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State supports plan to cut county's pension debt

February 15, 1997

By JULIE E. GREENE

Staff Writer

State officials agreed this week to support a proposal that would cut the city of Hagerstown's $9.96 million pension debt by half.

Washington County's delegation to the Maryland General Assembly is having legislation drafted that would reduce the city's debt to $4.9 million and reduce pension debts for six other local governments, Del. John P. Donoghue said Friday.

Donoghue, D-Washington, said he didn't foresee any roadblocks in getting the legislation approved. State legislators from the other affected communities will be asked to co-sponsor the proposal, which is expected to be introduced next week.

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Mayor Steven T. Sager said he was "substantially relieved" to learn about the state's support to halve the city's pension debt. But, he cautioned: "We're not done yet."

Donoghue said that passage shouldn't be a problem with the support of the other affected communities as well as State Treasurer Richard N. Dixon and the Maryland State Retirement Agency.

In a letter to the retirement agency's executive director, Dixon stated that legislation passed last year created the pension debt problem. "I believe we should work as deliberately as possible to get this matter resolved immediately," the letter states.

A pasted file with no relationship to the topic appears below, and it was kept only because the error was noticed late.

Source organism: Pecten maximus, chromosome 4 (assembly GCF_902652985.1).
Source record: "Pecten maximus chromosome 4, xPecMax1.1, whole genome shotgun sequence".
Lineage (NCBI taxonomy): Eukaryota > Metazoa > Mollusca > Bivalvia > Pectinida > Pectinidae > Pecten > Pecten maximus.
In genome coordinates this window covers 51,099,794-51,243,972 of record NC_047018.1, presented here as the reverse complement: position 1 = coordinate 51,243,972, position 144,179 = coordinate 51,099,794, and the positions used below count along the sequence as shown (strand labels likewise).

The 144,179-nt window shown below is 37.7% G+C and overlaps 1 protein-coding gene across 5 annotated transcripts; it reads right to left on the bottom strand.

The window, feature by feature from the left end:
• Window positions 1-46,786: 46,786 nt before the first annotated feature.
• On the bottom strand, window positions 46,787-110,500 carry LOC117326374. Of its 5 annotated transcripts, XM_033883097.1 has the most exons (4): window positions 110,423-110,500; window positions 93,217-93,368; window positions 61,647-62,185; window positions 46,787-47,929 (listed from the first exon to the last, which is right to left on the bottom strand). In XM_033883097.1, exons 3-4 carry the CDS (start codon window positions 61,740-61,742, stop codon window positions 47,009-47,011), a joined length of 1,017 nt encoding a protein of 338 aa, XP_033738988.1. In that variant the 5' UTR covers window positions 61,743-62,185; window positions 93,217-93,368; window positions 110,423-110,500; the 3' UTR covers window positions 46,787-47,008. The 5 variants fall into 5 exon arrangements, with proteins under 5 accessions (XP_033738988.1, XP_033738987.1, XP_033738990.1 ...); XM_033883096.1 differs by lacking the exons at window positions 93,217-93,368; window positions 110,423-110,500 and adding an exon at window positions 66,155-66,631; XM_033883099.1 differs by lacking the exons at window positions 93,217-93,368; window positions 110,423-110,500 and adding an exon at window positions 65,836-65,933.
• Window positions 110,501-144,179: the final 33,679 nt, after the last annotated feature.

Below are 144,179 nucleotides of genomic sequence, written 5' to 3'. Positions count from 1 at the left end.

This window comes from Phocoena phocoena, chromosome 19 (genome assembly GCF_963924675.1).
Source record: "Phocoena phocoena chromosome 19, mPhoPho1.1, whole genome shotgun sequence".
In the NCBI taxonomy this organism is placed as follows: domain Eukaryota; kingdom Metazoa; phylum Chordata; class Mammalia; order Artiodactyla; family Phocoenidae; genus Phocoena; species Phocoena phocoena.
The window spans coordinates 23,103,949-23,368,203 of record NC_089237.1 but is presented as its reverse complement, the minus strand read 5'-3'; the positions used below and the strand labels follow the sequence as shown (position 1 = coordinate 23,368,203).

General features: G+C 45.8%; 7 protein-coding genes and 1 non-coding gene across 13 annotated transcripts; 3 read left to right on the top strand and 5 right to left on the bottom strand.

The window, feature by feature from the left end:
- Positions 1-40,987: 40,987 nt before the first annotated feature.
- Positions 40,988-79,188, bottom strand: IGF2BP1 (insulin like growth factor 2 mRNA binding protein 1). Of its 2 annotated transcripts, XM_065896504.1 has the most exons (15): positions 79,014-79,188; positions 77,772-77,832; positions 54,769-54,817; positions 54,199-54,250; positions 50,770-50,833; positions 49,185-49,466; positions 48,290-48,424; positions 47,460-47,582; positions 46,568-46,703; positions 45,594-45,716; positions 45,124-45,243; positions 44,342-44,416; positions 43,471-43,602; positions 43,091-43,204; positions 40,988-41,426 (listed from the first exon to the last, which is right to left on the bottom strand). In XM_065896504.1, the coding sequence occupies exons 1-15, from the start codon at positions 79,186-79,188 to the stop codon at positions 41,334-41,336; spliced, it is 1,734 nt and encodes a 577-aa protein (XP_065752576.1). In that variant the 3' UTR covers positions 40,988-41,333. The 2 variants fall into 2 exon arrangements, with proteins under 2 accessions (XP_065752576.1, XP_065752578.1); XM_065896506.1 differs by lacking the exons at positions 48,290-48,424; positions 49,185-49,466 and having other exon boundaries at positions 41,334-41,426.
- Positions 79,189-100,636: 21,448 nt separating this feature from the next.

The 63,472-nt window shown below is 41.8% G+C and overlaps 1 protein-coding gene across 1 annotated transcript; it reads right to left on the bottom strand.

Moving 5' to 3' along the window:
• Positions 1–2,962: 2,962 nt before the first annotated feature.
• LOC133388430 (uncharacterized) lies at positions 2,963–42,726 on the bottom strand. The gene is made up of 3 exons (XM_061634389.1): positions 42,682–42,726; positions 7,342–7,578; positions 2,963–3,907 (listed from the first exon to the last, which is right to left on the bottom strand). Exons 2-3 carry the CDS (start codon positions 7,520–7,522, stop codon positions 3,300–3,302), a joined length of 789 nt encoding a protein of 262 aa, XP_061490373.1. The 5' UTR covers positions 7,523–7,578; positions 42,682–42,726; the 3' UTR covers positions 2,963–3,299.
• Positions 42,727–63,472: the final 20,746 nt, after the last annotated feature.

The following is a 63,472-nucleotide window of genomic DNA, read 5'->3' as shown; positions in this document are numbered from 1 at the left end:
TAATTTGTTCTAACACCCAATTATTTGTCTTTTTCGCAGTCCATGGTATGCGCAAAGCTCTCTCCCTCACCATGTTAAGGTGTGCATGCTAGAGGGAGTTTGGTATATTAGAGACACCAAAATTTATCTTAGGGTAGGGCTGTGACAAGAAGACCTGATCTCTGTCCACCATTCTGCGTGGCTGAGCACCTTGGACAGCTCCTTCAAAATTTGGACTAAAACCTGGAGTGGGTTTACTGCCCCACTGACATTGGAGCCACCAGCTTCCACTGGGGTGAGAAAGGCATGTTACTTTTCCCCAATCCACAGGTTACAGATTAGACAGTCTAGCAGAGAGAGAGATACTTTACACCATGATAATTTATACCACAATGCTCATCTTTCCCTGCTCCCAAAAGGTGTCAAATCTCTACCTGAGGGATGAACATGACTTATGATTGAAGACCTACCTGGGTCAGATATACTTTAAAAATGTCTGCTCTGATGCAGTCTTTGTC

The debt resulted from the retirement agency under-billing the city for its contribution to the state pension plan over several years.

City officials have been waiting word from state officials since a Jan. 23 meeting in Annapolis on whether the state would support the proposal to halve the city's debt.

State officials verified that the proposal would cost the state $7.7 million in a one-time bailout for the seven local governments most affected by the pension debt crisis. That amount includes paying the remaining $5.02 million of the city's debt.

The other six local governments in the state that the bill would bail out are the cities of Cumberland, Greenbelt, Hyattsville and Takoma Park, the Talbot County Board of Education and the Dorchester County Roads Board.

If the bill passes, Sager said, he and City Council members will need to discuss how to pay off the remaining $4.9 million debt.

Sager said he believes the city should issue a bond to pay off the debt rather than repay the state over 40 years at a 7.5 percent interest rate.

Through a bond, the city could receive an interest rate below 5 percent and pay off the debt in 15 to 25 years, saving a ton of money, Sager said.

City officials also could decide to pay off 10 percent to 20 percent of the debt immediately using reserve funds, which would result in significant savings, he said.

"The financial reserves are there for stability purposes, including for a rainy day,'' Sager said. "And I'd say this is raining."

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